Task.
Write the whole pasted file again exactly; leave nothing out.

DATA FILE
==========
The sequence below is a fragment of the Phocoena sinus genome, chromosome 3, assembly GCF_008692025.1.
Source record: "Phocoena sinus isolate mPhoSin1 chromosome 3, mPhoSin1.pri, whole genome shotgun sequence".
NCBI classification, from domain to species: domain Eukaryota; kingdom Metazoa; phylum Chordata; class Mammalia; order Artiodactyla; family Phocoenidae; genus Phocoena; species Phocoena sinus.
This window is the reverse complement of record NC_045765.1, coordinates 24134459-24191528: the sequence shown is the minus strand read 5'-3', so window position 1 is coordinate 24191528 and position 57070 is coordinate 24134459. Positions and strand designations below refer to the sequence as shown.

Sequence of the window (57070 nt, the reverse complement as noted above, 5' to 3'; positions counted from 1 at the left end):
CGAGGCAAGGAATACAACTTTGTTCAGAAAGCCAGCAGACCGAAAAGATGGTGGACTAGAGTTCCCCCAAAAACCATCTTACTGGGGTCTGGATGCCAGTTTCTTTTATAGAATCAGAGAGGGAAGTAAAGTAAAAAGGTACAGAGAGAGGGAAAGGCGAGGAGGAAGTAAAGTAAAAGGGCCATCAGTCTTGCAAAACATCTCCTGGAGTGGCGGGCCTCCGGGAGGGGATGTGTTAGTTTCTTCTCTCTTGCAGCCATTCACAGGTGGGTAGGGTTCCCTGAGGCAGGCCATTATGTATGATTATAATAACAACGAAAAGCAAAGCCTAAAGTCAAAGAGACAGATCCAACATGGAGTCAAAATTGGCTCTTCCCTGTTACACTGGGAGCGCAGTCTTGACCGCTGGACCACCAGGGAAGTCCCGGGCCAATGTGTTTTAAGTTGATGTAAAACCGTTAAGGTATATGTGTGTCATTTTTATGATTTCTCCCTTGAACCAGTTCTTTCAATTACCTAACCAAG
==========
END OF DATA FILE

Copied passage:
The sequence below is a fragment of the Phocoena sinus genome, chromosome 3, assembly GCF_008692025.1.
Source record: "Phocoena sinus isolate mPhoSin1 chromosome 3, mPhoSin1.pri, whole genome shotgun sequence".
NCBI classification, from domain to species: domain Eukaryota; kingdom Metazoa; phylum Chordata; class Mammalia; order Artiodactyla; family Phocoenidae; genus Phocoena; species Phocoena sinus.
This window is the reverse complement of record NC_045765.1, coordinates 24134459-24191528: the sequence shown is the minus strand read 5'-3', so window position 1 is coordinate 24191528 and position 57070 is coordinate 24134459. Positions and strand designations below refer to the sequence as shown.

Sequence of the window (57070 nt, the reverse complement as noted above, 5' to 3'; positions counted from 1 at the left end):
CGAGGCAAGGAATACAACTTTGTTCAGAAAGCCAGCAGACCGAAAAGATGGTGGACTAGAGTTCCCCCAAAAACCATCTTACTGGGGTCTGGATGCCAGTTTCTTTTATAGAATCAGAGAGGGAAGTAAAGTAAAAAGGTACAGAGAGAGGGAAAGGCGAGGAGGAAGTAAAGTAAAAGGGCCATCAGTCTTGCAAAACATCTCCTGGAGTGGCGGGCCTCCGGGAGGGGATGTGTTAGTTTCTTCTCTCTTGCAGCCATTCACAGGTGGGTAGGGTTCCCTGAGGCAGGCCATTATGTATGATTATAATAACAACGAAAAGCAAAGCCTAAAGTCAAAGAGACAGATCCAACATGGAGTCAAAATTGGCTCTTCCCTGTTACACTGGGAGCGCAGTCTTGACCGCTGGACCACCAGGGAAGTCCCGGGCCAATGTGTTTTAAGTTGATGTAAAACCGTTAAGGTATATGTGTGTCATTTTTATGATTTCTCCCTTGAACCAGTTCTTTCAATTACCTAACCAAG